[quote="in_servitude, post:1, topic:346255"]
Can someone please point me to a place where it says that Jesus cared about the writing and promulgation of the New Testament?
My limited understanding in this area is summed up this way:
*]Jesus, being human, had limited knowledge. Would he know that something like the New Testament would ever appear? He could not, and it would seem to me that if he cared about the construction of a New Testament, he would have been asking for some notes to be taken.
*]Jesus, being divine, had the knowledge of God, and so would know exactly what would happen. Therefore, perhaps he didn't care to make such requests because he already knew a New Testament would be written and eventually widely distributed and translated.
Jesus was a Jew, not a Christian. Jesus cites "the law and the prophets," which generally reflects two of the three parts of the Hebrew scriptures: Law (Torah) and Prophets (Nevi'im). The last, "Writings" (Ketuvim) are the final part of the T-N-K (Tanakh, the Hebrew term for their Bible), which we can assume Jesus was referring in some places.
Jesus explicitly told the Sadducee that they did not know the scriptures (Matthew 22:29 -- “You are misled because you do not know the scriptures or the power of God."). The Sadducees only held the Torah (the first five books) as their scripture. In this passage, Jesus is referring to writings about the resurrection, which only come from around two centuries before his life (e.g., Daniel, Maccabees, Wisdom). They're not in the earlier prophets (except some verses of the Psalms), so he must have known these other "writings," (which rabbinical Jews later called "Ketuvim"). Elsewhere, he also refers to himself as the "Son of Man," a reference to Daniel 7. So it's a fair bet Jesus had an idea of what the Hebrew canon was and was not.
Personally, I don't think Jesus was walking around on earth acting like an omnipotent being. As we're told in Philippians 2:7, he "emptied himself, taking the form of a slave." I think we can take that seriously. I think Jesus had a sense of vocation, which is what compelled him to ministry and toward Jerusalem at the end of his life. But I don't think Jesus was walking around acting like God. So I'd say that he had followers, which he charged with ministry, and it was they -- as the church -- that decided to put together the Bible.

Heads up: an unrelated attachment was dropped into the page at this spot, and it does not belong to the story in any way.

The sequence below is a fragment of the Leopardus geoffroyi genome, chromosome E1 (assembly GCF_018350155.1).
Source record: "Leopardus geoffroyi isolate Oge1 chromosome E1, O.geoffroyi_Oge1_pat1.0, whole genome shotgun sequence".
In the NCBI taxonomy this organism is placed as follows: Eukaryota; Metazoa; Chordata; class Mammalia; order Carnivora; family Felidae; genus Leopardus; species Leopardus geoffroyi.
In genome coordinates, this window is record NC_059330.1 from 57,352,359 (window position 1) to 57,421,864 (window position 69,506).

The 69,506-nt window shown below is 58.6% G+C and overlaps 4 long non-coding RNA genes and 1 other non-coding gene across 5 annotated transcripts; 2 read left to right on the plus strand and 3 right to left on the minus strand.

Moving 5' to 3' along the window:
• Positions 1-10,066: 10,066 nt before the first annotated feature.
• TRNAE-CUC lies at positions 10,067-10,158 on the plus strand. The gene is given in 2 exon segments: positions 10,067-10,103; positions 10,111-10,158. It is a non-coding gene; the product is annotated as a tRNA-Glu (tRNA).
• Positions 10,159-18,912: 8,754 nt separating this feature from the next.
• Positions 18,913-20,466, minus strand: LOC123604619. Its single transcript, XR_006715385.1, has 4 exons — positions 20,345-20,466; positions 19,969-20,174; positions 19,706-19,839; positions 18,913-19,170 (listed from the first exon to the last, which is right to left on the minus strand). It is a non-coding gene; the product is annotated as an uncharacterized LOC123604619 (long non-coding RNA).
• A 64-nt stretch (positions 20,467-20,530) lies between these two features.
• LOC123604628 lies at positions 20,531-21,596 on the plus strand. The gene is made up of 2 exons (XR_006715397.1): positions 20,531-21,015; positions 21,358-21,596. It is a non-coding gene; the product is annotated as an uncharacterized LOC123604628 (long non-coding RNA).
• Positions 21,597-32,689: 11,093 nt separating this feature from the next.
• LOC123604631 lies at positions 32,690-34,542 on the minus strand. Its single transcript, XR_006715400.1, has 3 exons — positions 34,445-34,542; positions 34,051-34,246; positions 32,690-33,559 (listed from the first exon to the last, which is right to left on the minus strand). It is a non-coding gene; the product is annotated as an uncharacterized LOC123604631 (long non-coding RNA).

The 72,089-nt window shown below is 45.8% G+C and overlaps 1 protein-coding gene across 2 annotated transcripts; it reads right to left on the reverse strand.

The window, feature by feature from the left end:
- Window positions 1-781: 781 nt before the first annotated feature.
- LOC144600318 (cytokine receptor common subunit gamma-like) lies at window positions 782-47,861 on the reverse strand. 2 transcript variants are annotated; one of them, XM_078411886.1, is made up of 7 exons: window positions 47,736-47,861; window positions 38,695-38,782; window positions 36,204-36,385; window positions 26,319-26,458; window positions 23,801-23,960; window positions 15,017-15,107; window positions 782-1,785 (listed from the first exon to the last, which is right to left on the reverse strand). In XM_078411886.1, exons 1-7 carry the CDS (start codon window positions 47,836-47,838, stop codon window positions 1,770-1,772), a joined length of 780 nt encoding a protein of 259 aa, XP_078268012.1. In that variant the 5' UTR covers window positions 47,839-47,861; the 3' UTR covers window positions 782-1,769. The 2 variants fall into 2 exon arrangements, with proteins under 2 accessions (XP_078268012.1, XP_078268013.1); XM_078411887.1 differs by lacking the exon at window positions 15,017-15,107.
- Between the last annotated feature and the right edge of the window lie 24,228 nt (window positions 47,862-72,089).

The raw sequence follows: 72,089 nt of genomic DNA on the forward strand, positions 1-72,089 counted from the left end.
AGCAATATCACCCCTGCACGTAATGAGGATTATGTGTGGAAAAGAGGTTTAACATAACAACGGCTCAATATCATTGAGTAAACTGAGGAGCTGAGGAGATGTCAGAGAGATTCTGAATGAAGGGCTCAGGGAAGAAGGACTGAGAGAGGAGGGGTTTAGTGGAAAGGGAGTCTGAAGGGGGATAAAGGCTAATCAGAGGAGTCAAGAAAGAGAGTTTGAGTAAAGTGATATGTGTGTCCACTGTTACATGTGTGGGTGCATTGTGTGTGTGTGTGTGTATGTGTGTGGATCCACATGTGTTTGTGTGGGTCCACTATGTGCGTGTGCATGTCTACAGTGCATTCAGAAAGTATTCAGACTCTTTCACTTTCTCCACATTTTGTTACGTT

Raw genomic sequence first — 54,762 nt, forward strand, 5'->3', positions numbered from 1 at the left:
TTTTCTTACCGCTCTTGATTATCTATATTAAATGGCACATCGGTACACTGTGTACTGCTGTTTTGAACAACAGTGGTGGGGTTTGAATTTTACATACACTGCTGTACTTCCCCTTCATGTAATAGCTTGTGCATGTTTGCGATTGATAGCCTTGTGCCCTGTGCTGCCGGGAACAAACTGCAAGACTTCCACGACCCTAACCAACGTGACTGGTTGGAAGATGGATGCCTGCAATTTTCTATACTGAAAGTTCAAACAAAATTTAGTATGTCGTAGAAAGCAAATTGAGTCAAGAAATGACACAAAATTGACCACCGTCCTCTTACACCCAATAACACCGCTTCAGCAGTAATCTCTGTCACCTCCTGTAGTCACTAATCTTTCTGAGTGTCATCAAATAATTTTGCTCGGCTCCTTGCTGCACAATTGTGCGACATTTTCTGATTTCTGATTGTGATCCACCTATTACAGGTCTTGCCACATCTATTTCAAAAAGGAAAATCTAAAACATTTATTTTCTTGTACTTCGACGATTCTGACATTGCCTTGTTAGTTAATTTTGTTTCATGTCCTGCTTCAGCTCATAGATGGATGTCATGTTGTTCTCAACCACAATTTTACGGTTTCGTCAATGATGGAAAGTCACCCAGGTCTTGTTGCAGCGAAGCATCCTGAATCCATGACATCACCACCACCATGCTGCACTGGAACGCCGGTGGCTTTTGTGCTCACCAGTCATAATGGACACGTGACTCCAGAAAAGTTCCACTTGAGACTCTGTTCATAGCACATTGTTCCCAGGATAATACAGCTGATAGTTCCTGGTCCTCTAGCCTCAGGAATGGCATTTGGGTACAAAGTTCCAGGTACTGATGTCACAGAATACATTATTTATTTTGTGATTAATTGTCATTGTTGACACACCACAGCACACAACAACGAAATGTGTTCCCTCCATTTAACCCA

However, I tend to believe that Jesus didn't care so much about exactly how the Church grew and developed over time. Thus, the existence of the New Testament does not seem to be something that the human intellect of Jesus would predict.
I agree. The earliest books of the New Testament were written around 50 AD (the letters of Paul). The oldest complete gospel we have is Mark, written around 70 AD. But as we read in Paul's letters, Christians had spread around the eastern Mediterranean, as far as Rome. That was by oral preaching, not by scripture. If Jesus was concerned with a written documentation of his life and resurrection, I would think that we'd have seen gospels from the very beginning, but we don't see that.
The earliest Christian texts we have are those that are cited in Paul's letters that in all likelihoood pre-date Paul (e.g., 1 Corinthians 15:3-7, Philippians 2:5-11; Romans 1:1-6 or 3-4). Then the letters of Paul were circulated widely, which were probably the first "scripture" that many of the first Gentile Christians used. These don't mention the gospels, and it's not until about 40 years after Jesus died that we get the Gospels. I think what you see is that as the eyewitnesses died, there was a need that arose in Christian communities to pass on the faith, and that's where I think scripture began -- particularly the Gospels.
Does the Bible (or Church teaching) illuminate any assertion that the New Testament would materialize?
Not that I'm aware. If you look at Luke 1, you see some of the reasoning for the author's writing the gospel:
"1 Since many have undertaken to compile a narrative of the events that have been fulfilled among us, 2 just as those who were eyewitnesses from the beginning and ministers of the word have handed them down to us, 3 I too have decided, after investigating everything accurately anew, to write it down in an orderly sequence for you, most excellent Theophilus, 4so that you may realize the certainty of the teachings you have received. "
In other words, the author of Luke has written for the purpose of "handing down" the tradition from "the eyewitnesses and ministers of the word."
That's my $0.02. Hope that helps.